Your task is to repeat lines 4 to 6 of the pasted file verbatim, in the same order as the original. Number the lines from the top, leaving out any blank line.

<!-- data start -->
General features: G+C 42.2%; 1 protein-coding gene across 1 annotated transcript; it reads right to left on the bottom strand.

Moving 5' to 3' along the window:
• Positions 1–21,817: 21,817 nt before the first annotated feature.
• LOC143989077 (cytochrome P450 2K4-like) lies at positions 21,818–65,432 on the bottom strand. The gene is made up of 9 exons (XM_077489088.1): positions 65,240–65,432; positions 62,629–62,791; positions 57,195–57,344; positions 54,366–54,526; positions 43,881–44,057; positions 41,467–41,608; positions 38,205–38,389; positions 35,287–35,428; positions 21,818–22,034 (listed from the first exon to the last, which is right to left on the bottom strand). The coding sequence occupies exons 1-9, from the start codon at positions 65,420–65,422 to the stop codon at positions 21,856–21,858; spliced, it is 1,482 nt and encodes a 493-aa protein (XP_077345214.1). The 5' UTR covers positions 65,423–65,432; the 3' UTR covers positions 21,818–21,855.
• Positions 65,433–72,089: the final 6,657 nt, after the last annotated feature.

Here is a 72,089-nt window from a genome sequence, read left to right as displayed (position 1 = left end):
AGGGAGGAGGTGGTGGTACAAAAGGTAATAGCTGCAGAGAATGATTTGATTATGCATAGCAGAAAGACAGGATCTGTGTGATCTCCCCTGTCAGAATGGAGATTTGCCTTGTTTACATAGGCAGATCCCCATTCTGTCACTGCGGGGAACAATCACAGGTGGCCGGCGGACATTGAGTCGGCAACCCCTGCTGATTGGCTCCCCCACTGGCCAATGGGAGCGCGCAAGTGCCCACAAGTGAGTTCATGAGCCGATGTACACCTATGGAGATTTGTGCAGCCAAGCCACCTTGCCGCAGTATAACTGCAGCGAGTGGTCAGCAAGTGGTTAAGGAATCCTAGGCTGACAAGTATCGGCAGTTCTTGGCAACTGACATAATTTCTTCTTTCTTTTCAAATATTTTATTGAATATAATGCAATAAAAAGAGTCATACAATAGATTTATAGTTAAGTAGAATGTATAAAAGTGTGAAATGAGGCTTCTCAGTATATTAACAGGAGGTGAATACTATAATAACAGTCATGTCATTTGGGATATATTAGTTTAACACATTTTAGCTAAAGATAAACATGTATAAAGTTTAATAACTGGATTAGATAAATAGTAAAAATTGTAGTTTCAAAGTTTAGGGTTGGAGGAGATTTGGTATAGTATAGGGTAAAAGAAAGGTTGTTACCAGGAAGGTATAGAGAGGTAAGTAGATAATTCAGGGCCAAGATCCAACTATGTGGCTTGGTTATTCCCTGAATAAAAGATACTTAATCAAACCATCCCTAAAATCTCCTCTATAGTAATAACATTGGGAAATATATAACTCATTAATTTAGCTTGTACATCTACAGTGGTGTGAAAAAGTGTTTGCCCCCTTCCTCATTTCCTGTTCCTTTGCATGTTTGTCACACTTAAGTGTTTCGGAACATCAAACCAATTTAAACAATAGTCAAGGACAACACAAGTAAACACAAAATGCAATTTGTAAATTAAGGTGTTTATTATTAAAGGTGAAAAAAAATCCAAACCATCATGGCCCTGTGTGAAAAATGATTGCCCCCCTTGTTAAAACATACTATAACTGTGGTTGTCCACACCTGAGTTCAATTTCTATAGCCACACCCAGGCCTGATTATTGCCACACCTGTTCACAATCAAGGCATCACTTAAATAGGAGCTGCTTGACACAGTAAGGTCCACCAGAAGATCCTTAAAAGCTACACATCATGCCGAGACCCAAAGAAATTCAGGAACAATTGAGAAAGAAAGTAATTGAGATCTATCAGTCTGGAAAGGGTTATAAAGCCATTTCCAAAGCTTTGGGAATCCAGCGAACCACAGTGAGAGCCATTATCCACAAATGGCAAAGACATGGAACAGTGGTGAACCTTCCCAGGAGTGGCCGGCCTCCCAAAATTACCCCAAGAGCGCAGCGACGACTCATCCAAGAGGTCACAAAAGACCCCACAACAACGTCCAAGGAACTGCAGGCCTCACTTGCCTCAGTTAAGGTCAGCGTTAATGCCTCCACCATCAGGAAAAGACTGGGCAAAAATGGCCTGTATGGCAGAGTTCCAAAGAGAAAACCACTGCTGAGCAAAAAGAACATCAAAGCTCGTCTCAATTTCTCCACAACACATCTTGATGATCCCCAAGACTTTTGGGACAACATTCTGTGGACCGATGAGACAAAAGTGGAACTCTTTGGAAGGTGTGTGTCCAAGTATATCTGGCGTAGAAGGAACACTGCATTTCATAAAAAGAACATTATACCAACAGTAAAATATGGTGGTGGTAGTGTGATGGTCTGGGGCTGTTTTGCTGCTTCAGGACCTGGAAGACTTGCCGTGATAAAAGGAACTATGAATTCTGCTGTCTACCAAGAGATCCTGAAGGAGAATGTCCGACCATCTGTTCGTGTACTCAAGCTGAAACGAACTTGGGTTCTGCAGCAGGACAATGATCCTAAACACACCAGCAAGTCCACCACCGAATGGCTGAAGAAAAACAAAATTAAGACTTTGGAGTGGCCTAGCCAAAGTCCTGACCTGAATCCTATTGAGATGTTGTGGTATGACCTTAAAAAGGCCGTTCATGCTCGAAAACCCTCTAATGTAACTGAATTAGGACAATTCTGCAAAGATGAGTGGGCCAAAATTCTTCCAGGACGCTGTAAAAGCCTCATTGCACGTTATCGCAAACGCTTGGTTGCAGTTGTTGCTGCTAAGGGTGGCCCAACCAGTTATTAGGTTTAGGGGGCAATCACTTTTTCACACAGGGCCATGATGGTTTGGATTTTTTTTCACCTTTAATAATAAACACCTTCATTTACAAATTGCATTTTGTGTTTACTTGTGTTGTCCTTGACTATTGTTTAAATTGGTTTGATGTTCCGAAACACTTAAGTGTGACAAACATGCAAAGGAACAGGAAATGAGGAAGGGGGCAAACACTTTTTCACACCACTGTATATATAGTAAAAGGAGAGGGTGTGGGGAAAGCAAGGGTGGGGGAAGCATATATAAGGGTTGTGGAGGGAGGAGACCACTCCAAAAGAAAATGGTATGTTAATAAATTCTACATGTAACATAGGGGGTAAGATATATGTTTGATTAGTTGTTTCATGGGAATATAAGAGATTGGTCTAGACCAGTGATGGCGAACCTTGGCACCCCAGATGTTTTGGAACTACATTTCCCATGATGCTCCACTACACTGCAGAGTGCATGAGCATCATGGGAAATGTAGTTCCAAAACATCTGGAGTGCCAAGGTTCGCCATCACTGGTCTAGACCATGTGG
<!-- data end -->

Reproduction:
• LOC143989077 (cytochrome P450 2K4-like) lies at positions 21,818–65,432 on the bottom strand. The gene is made up of 9 exons (XM_077489088.1): positions 65,240–65,432; positions 62,629–62,791; positions 57,195–57,344; positions 54,366–54,526; positions 43,881–44,057; positions 41,467–41,608; positions 38,205–38,389; positions 35,287–35,428; positions 21,818–22,034 (listed from the first exon to the last, which is right to left on the bottom strand). The coding sequence occupies exons 1-9, from the start codon at positions 65,420–65,422 to the stop codon at positions 21,856–21,858; spliced, it is 1,482 nt and encodes a 493-aa protein (XP_077345214.1). The 5' UTR covers positions 65,423–65,432; the 3' UTR covers positions 21,818–21,855.
• Positions 65,433–72,089: the final 6,657 nt, after the last annotated feature.

Here is a 72,089-nt window from a genome sequence, read left to right as displayed (position 1 = left end):